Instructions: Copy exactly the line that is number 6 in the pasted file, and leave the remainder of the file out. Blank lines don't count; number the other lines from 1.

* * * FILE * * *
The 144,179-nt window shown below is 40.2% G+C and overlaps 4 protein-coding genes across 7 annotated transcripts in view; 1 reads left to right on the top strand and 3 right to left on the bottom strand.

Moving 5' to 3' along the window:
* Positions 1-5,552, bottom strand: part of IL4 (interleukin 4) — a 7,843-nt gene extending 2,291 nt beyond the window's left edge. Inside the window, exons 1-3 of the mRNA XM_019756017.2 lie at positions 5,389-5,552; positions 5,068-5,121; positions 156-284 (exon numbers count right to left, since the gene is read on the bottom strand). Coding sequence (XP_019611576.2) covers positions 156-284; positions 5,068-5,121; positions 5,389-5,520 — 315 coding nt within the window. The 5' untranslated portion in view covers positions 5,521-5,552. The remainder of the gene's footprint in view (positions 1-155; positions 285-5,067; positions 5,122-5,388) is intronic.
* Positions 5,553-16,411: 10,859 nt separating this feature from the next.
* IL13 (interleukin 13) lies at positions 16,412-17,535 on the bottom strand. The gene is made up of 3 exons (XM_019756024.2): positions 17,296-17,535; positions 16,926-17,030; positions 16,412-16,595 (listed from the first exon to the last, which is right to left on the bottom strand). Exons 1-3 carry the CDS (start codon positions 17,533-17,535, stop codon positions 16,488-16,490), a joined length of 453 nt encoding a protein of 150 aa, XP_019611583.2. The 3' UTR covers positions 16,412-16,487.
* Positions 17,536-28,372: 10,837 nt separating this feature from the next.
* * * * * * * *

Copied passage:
* Positions 17,536-28,372: 10,837 nt separating this feature from the next.